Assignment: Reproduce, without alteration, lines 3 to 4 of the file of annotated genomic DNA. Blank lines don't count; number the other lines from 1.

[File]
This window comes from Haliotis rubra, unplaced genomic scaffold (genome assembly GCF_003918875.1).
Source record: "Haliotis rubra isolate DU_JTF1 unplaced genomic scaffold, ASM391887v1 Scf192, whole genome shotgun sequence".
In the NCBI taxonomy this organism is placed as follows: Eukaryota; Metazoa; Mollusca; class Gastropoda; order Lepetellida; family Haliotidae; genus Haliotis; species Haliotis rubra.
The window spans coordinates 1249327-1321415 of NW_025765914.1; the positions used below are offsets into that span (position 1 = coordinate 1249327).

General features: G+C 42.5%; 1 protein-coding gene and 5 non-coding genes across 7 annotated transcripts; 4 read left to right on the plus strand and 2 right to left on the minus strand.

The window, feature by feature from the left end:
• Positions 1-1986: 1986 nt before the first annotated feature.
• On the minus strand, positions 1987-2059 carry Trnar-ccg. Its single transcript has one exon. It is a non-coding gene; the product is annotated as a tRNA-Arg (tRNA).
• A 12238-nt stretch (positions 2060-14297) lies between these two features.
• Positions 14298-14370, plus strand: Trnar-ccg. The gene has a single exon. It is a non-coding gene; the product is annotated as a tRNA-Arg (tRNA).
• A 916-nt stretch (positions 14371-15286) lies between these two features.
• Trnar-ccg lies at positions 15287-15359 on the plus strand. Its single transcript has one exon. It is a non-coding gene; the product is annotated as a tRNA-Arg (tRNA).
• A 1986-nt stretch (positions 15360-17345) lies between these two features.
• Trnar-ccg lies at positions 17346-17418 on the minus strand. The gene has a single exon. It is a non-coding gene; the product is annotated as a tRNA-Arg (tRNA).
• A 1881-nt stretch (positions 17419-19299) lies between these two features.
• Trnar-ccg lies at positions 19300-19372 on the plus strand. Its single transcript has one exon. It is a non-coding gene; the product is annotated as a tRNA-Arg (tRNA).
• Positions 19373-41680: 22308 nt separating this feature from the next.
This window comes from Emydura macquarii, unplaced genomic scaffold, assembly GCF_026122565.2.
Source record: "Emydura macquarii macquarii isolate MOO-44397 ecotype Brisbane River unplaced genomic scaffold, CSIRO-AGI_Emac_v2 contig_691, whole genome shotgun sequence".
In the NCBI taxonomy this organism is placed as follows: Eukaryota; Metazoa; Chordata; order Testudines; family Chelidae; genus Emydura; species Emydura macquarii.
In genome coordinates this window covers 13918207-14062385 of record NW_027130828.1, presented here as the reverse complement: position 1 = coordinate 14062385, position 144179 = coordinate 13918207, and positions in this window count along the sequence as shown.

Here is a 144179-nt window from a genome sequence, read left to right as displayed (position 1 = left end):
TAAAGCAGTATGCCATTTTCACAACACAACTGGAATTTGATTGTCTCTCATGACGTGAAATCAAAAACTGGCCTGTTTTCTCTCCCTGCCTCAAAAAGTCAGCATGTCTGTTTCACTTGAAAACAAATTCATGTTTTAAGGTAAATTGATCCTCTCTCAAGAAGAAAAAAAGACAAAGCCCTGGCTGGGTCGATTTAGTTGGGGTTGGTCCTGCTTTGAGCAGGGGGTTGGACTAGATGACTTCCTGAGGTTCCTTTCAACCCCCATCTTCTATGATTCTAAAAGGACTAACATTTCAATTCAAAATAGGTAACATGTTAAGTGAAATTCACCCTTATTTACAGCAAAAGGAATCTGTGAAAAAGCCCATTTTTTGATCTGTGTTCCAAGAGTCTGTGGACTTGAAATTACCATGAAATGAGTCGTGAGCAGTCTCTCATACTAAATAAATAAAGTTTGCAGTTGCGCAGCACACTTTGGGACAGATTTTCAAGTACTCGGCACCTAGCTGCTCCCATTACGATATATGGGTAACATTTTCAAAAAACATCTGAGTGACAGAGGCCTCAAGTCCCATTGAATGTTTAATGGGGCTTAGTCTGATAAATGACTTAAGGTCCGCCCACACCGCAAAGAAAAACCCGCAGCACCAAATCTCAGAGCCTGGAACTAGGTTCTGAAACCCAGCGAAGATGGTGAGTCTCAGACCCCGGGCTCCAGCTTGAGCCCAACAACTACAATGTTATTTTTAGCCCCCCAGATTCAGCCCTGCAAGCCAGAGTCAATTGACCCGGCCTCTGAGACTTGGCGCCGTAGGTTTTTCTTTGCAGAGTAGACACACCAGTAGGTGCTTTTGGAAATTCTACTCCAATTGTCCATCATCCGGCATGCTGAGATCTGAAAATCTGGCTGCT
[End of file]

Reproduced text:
In the NCBI taxonomy this organism is placed as follows: Eukaryota; Metazoa; Mollusca; class Gastropoda; order Lepetellida; family Haliotidae; genus Haliotis; species Haliotis rubra.
The window spans coordinates 1249327-1321415 of NW_025765914.1; the positions used below are offsets into that span (position 1 = coordinate 1249327).